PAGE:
The High Sheriff’s Fund
The High Sheriff's Fund makes grants to support young people in Cambridgeshire (including Peterborough) who face a range of challenges or disadvantage including; poor mental health, bereavement, disability, long term illness, social isolation, substance misuse, etc.
The Fund also supports young people in care, care leavers and others who have limited support or opportunities to develop.
The High Sheriff's Fund provides opportunities for such young people to learn new skills, to develop their character and confidence, and to thrive and fulfil their potential. This may include projects that improve community safety and prevent crime or anti-social behaviour.
What is The High Sheriff's Fund?
A High Sheriff is appointed by Her Majesty at a meeting of the Privy Council, for one year. The Office of High Sheriff is over 1,000 years old and the key elements of the role are supporting those who administer law and order.
It is an apolitical role, undertaken on a voluntary basis, at no cost to the public purse and so is well suited to lending support and encouragement to charities, community groups and voluntary services. High Sheriffs take on a personal responsibility for fundraising for charity throughout their year in office.
The High Sheriff’s Fund was established in Cambridgeshire over 20 years ago to support this charitable work. Here are some of the young people who have been supported by a High Sheriff's Fund grant:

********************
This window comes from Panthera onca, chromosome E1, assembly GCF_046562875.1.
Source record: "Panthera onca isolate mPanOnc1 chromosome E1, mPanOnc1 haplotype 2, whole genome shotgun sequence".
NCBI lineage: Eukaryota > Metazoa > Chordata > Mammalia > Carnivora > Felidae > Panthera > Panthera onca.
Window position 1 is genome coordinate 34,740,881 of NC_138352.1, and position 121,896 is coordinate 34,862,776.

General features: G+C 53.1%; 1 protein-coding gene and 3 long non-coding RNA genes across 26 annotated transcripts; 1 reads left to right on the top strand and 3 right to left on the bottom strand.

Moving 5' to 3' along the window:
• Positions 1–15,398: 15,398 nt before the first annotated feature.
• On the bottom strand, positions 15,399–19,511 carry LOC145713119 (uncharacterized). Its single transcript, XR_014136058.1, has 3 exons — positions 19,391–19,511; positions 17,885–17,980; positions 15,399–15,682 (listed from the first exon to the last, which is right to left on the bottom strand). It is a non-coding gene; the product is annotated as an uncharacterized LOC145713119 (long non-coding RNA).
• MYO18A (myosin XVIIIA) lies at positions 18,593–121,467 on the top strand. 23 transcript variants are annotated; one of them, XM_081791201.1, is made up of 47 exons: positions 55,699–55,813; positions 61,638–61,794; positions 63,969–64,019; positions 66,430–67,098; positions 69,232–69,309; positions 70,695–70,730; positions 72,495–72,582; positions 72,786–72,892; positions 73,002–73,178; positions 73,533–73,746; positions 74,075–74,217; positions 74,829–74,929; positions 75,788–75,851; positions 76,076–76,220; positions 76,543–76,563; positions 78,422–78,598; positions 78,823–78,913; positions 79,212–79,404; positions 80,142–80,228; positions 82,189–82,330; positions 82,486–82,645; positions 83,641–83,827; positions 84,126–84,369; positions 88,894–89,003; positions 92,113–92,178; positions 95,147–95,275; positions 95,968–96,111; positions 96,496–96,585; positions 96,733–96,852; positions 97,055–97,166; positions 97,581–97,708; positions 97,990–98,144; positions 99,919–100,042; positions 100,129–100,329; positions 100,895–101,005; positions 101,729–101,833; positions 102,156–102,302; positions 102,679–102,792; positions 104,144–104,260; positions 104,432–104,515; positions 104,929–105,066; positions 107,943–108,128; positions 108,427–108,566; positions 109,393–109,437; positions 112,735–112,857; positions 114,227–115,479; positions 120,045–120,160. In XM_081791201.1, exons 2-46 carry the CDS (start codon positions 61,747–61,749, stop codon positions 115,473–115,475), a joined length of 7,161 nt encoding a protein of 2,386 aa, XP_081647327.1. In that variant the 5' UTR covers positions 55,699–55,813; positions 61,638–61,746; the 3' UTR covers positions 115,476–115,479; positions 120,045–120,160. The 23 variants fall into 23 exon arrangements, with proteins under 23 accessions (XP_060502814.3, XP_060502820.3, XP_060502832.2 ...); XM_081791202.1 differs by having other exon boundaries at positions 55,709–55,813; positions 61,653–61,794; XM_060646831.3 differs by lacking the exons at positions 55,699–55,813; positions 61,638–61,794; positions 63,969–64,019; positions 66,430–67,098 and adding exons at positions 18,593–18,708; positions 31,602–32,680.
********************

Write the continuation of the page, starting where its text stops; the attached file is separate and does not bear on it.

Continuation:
Caroline Bewes is the High Sheriff of Cambridgeshire
Caroline Bewes is serving as High Sheriff of Cambridgeshire for 2021/22. As High Sheriff, a particular theme for Caroline will be working to support and encourage those involved in crime prevention with a focus on supporting young people throughout Cambridgeshire.
She will also seek to support the judiciary, the police and the prison services, and looks forward to engaging with the voluntary sector through the Cambridgeshire Community Foundation.
Grants of up to £5,000 are available.
We only fund community-focused not-for-profit organisations. We can fund unincorporated associations if their income is below £5,000. A group must be legally registered as one of the following structures if their income is above £5,000:
- Registered, exempt, or excepted charity
- Parish and Town Council, Village Hall, or Parochial Church Council
- Charitable Incorporated Organisation (CIO) or Community Interest Company (CIC)
- Social Enterprise (including the Social Enterprise Mark)
- Co-Operative or Community Benefit Society (formerly Industrial and Provident Societies)
- Sports club (we can accept applications from unincorporated clubs with an income over £5,000 if they are a Community Amateur Sports Clubs (CASCs) or affiliated with a National Governing Body such as Badminton England)
All applicants must attach Supporting Documentation to their applications. For guidance on what is required, please visit our How to Apply page.